Guitar Interactive Magazine toggle menu


Fender American Deluxe Strat Plus

Issue #32

I think it's fair to say that there are few (any?) more famous guitar names than Fender, and that the Fender Stratocaster is probably the most iconic guitar shape of all time. This means there's no need for an introduction to this company or of the Fender Strat in general, meaning we can get straight down to the nitty gritty. An American-made Fender Strat has probably been the desire of most guitarists at some point. My first guitar was a Squire which I loved, but the moment I managed to get my own US Strat (and a Custom shop one to boot), my quest for the perfect guitar was complete, and I thought I would never need another..... Several years on, I now have many more guitars from various manufactures, but that US Strat still takes pride of place and is my go to guitar. I'm basically a Strat man and am always trying out various ones both old and new, so I was particularly pleased and excited to be assigned this review.

Since the birth of the Stratocaster players have been hell bent on modding them. Changing pickups, altering wiring, removing paint from various areas, scalloping fretboards etc have all been carried out on Strats around the world and written about many times. So wouldn’t it be great if you could change the sound of your Strat without having to take a soldering iron to it? Enter the Strat Plus!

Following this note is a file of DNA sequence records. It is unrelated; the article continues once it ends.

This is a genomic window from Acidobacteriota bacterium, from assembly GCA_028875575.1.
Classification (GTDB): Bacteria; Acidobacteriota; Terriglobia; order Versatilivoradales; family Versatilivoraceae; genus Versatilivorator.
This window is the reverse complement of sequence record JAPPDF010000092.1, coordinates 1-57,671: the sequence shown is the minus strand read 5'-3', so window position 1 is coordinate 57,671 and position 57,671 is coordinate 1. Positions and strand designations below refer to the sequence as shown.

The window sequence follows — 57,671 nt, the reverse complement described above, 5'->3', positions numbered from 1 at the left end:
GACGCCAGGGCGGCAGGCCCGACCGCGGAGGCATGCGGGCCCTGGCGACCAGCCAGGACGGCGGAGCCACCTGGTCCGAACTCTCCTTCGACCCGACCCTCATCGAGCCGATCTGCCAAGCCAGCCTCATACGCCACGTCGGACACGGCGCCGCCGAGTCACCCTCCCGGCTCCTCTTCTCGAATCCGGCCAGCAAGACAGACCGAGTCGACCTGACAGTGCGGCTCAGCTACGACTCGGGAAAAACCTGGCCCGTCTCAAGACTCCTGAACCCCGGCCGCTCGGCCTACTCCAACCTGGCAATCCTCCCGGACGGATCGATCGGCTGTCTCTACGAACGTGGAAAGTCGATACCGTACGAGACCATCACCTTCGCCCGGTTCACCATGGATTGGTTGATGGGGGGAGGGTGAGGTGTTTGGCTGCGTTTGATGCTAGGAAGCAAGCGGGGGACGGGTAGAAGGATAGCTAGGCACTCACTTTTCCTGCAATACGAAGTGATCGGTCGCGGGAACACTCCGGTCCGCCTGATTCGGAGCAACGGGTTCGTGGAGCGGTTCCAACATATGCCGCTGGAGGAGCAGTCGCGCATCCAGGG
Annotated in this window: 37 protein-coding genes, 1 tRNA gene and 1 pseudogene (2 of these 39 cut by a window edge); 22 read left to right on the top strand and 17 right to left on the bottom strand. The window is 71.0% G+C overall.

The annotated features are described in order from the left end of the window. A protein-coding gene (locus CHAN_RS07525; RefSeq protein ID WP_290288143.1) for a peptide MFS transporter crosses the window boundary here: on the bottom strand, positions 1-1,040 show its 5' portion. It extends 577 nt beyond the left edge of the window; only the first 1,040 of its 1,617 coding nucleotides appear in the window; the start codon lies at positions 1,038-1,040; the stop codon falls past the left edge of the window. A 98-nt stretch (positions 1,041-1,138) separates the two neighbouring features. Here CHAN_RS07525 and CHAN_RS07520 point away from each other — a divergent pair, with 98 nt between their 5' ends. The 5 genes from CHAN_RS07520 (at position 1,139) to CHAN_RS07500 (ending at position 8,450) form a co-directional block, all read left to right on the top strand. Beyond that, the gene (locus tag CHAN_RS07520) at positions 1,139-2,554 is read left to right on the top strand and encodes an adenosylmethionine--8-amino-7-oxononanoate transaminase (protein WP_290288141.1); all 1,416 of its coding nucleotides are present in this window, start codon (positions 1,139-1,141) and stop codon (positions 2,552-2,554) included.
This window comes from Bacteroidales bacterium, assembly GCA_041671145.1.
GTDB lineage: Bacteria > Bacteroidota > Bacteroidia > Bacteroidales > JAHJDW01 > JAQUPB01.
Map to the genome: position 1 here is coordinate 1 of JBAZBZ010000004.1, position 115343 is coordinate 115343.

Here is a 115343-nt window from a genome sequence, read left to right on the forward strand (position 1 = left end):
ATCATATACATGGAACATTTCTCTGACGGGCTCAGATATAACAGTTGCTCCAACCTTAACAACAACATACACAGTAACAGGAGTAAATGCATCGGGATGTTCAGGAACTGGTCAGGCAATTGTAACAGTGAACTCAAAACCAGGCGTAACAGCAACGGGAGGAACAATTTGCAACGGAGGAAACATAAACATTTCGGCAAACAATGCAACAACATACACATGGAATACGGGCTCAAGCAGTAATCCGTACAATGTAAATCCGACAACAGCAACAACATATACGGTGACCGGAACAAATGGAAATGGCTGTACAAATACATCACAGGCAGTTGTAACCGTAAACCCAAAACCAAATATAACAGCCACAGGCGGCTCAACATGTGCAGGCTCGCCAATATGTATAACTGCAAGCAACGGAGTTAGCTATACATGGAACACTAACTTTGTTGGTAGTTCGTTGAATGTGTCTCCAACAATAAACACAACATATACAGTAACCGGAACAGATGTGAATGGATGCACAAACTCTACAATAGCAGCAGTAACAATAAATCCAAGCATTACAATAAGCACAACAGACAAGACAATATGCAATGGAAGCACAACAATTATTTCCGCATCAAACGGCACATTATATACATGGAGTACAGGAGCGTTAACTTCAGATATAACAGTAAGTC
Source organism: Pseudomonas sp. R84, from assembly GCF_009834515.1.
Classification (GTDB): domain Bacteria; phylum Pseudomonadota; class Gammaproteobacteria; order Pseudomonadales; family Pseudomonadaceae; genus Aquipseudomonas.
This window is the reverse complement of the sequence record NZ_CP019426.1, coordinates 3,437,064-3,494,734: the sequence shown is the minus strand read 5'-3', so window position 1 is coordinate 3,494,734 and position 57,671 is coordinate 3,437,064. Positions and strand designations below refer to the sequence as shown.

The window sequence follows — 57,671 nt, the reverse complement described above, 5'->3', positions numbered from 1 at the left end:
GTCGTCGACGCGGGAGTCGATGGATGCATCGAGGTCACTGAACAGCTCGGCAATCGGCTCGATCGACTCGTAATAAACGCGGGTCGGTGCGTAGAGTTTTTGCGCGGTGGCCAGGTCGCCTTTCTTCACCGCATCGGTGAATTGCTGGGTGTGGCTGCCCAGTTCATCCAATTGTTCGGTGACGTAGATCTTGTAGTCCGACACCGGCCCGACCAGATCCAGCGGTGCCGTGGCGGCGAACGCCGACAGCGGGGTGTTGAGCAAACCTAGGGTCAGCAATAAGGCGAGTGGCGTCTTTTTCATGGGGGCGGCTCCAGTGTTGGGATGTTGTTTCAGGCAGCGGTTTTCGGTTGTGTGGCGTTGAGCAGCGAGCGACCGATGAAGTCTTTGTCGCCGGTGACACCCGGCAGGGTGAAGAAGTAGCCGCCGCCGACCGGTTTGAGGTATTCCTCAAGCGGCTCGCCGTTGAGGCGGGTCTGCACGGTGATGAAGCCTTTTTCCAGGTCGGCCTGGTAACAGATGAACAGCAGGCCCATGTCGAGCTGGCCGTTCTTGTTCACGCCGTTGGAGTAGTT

The Strat Plus is essentially an American Strat with a trick up its sleeve, in the form of easily interchangeable “personality cards” that instantly give you a wealth of versatile pickup and circuitry configurations. It comes with three cards, which are very quick and simple to change. Just open the flap on the back of the guitar pop one out, and pop a different one in, five seconds max to re-wire a Strat!

The American Deluxe Strat Plus features fully solder-less electronics that literally make circuit mods a snap. Here are the cards that are included and what they do. I strongly advise you watch the video so you can hear how they sound, and I go into more detail about each of them.

Standard: Gives you a standard Strat sound, with the 5-way pickup switch working as you would expect.

Blender: Tone 1 = Master treble cut. Tone 2 = Blends in the neck or bridge pickup depending on the position of the pickup selector switch.

Cutter: Tone 1 = Master treble. Tone 2 = Master bass cut. This card also gives you an HSS set-up, with the bridge pickup becoming a full humbucker, position 2 splits the humbucker with the middle pickup in parallel.

This is all cleaver stuff, and this reviewer can't explain how it actually works, but it does! So how does it sound and play?

Let's start by looking at the actual guitar as if it were a standard Strat. As you would expect build quality and finish were exemplary throughout. Our sample was finished in a cool Mystic Ice Blue with a maple fingerboard. Locking tuners are a great addition and the two point floating bridge was set up perfectly. There are a couple of new features (aside from the electronics) on this guitar. The neck has a “modern C profile” making it a little thinner and less like a bass ball bat, and with medium jumbo frets it makes the neck a breeze to play.